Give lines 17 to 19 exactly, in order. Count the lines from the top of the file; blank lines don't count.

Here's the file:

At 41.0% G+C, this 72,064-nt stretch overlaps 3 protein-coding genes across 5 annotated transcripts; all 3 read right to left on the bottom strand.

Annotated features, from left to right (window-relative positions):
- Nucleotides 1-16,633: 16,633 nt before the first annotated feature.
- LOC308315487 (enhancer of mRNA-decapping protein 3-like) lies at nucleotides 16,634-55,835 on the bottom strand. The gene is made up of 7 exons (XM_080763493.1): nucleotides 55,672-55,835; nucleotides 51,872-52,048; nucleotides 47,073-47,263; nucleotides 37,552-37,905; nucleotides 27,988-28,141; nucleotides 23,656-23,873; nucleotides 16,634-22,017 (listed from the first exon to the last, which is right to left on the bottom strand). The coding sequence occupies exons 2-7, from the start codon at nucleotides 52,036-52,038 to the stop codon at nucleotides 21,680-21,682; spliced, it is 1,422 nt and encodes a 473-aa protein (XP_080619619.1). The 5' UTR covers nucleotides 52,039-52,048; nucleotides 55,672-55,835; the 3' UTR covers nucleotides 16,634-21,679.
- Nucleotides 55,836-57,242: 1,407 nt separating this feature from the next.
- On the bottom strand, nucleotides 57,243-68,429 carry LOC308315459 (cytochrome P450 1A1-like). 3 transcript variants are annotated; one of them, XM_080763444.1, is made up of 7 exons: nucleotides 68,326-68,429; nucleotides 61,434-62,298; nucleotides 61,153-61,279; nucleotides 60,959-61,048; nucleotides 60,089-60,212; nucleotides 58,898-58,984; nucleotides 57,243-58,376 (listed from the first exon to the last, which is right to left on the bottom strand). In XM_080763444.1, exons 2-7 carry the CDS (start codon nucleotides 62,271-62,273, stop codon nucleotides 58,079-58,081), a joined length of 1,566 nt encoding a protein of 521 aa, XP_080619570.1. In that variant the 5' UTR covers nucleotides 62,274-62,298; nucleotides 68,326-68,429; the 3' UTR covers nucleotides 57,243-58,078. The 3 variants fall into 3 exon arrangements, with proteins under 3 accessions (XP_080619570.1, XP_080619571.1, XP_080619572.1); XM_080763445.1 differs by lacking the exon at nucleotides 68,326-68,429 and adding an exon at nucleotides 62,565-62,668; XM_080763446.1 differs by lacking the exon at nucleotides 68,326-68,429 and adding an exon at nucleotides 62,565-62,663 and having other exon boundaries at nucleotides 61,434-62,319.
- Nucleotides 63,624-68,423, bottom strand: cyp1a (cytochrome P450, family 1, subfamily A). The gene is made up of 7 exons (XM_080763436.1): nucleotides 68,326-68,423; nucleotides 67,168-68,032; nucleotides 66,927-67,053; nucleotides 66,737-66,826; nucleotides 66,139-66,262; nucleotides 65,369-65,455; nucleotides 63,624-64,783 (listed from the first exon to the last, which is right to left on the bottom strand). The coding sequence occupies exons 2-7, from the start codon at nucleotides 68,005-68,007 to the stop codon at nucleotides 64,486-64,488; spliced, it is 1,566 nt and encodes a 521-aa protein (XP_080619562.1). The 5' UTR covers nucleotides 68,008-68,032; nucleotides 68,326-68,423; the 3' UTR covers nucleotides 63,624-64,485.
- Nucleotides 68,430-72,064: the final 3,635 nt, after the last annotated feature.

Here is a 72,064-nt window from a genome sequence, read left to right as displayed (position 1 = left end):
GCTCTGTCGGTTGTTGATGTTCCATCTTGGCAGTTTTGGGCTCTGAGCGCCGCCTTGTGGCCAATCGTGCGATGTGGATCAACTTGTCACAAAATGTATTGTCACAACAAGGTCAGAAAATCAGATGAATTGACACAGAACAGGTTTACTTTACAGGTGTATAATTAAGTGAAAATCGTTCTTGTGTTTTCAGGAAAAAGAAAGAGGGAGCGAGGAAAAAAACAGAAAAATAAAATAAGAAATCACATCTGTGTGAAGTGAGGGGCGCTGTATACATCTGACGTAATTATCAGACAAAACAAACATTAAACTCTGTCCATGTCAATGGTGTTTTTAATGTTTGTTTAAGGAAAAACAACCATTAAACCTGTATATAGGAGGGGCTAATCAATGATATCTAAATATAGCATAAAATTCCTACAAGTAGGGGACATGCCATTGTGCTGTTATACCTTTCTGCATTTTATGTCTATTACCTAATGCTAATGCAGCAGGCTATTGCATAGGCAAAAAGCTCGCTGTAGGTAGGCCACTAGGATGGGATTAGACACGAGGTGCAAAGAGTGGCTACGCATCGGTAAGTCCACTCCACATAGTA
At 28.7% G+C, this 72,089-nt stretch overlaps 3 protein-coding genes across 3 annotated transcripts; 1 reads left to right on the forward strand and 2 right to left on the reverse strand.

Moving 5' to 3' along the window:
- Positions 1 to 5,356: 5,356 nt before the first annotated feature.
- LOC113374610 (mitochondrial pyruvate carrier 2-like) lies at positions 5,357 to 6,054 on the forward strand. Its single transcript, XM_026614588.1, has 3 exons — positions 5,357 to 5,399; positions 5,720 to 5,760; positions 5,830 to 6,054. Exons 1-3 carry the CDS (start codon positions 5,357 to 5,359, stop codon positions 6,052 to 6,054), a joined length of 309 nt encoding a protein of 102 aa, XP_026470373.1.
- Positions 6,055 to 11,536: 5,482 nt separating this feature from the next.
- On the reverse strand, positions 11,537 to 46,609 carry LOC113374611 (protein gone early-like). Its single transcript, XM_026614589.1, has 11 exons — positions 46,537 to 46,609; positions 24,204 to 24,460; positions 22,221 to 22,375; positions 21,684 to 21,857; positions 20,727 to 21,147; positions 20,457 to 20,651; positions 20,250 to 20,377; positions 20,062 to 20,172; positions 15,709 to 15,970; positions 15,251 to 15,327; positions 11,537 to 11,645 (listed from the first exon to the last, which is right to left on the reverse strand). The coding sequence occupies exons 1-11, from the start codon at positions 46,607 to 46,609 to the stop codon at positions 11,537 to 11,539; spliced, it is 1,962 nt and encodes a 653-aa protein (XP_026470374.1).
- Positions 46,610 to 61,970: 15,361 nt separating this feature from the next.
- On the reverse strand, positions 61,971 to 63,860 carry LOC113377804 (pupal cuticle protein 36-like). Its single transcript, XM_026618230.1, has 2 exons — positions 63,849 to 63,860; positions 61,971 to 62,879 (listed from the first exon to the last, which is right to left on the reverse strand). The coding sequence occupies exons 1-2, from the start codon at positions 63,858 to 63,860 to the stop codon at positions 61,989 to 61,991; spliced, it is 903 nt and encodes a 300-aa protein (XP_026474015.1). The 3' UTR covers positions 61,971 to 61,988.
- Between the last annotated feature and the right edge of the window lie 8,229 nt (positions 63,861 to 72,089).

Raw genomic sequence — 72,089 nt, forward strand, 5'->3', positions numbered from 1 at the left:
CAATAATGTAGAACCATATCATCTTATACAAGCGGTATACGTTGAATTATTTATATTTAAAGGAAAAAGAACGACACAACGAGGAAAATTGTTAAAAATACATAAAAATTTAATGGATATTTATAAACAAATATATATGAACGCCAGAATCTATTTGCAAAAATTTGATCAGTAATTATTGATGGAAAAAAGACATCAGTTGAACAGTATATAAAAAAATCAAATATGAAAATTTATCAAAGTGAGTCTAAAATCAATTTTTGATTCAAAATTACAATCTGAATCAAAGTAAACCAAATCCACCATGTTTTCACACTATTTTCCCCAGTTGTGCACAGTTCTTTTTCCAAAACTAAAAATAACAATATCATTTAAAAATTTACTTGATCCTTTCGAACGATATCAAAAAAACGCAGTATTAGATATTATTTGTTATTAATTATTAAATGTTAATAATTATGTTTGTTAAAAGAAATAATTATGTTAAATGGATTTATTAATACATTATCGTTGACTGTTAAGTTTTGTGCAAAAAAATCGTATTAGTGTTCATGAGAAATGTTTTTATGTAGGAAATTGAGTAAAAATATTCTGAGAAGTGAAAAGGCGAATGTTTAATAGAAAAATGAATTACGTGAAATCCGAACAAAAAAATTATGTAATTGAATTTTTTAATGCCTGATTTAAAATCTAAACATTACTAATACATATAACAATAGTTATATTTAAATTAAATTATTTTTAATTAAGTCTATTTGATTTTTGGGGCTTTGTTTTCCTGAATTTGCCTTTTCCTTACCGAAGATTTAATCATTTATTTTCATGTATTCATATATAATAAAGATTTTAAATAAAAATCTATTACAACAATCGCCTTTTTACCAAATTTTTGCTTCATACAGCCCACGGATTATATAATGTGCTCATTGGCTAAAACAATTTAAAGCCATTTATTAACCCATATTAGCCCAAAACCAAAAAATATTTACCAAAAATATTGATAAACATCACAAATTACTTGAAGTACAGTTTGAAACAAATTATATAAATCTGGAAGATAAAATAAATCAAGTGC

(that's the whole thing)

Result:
- Positions 46,610 to 61,970: 15,361 nt separating this feature from the next.
- On the reverse strand, positions 61,971 to 63,860 carry LOC113377804 (pupal cuticle protein 36-like). Its single transcript, XM_026618230.1, has 2 exons — positions 63,849 to 63,860; positions 61,971 to 62,879 (listed from the first exon to the last, which is right to left on the reverse strand). The coding sequence occupies exons 1-2, from the start codon at positions 63,858 to 63,860 to the stop codon at positions 61,989 to 61,991; spliced, it is 903 nt and encodes a 300-aa protein (XP_026474015.1). The 3' UTR covers positions 61,971 to 61,988.
- Between the last annotated feature and the right edge of the window lie 8,229 nt (positions 63,861 to 72,089).